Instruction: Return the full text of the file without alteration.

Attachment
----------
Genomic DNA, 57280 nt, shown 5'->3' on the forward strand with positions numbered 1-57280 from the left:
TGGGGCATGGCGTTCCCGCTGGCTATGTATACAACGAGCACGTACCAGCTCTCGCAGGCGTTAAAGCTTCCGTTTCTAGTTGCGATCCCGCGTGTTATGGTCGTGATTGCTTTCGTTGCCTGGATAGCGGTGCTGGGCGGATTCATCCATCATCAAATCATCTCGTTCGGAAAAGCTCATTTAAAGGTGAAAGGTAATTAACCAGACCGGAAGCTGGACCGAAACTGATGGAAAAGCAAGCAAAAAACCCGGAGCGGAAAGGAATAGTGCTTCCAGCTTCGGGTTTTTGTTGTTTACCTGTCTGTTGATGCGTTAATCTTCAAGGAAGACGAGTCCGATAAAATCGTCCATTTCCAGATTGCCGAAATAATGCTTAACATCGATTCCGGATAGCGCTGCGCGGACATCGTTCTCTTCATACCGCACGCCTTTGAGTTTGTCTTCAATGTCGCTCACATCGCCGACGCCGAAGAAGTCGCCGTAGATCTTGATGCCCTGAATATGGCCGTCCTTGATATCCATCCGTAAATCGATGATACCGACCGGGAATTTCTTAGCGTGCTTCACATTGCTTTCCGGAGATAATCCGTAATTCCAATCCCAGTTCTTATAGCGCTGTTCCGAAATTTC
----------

Genomic DNA, 57280 nt, shown 5'->3' on the forward strand with positions numbered 1-57280 from the left:
TGGGGCATGGCGTTCCCGCTGGCTATGTATACAACGAGCACGTACCAGCTCTCGCAGGCGTTAAAGCTTCCGTTTCTAGTTGCGATCCCGCGTGTTATGGTCGTGATTGCTTTCGTTGCCTGGATAGCGGTGCTGGGCGGATTCATCCATCATCAAATCATCTCGTTCGGAAAAGCTCATTTAAAGGTGAAAGGTAATTAACCAGACCGGAAGCTGGACCGAAACTGATGGAAAAGCAAGCAAAAAACCCGGAGCGGAAAGGAATAGTGCTTCCAGCTTCGGGTTTTTGTTGTTTACCTGTCTGTTGATGCGTTAATCTTCAAGGAAGACGAGTCCGATAAAATCGTCCATTTCCAGATTGCCGAAATAATGCTTAACATCGATTCCGGATAGCGCTGCGCGGACATCGTTCTCTTCATACCGCACGCCTTTGAGTTTGTCTTCAATGTCGCTCACATCGCCGACGCCGAAGAAGTCGCCGTAGATCTTGATGCCCTGAATATGGCCGTCCTTGATATCCATCCGTAAATCGATGATACCGACCGGGAATTTCTTAGCGTGCTTCACATTGCTTTCCGGAGATAATCCGTAATTCCAATCCCAGTTCTTATAGCGCTGTTCCGAAATTTC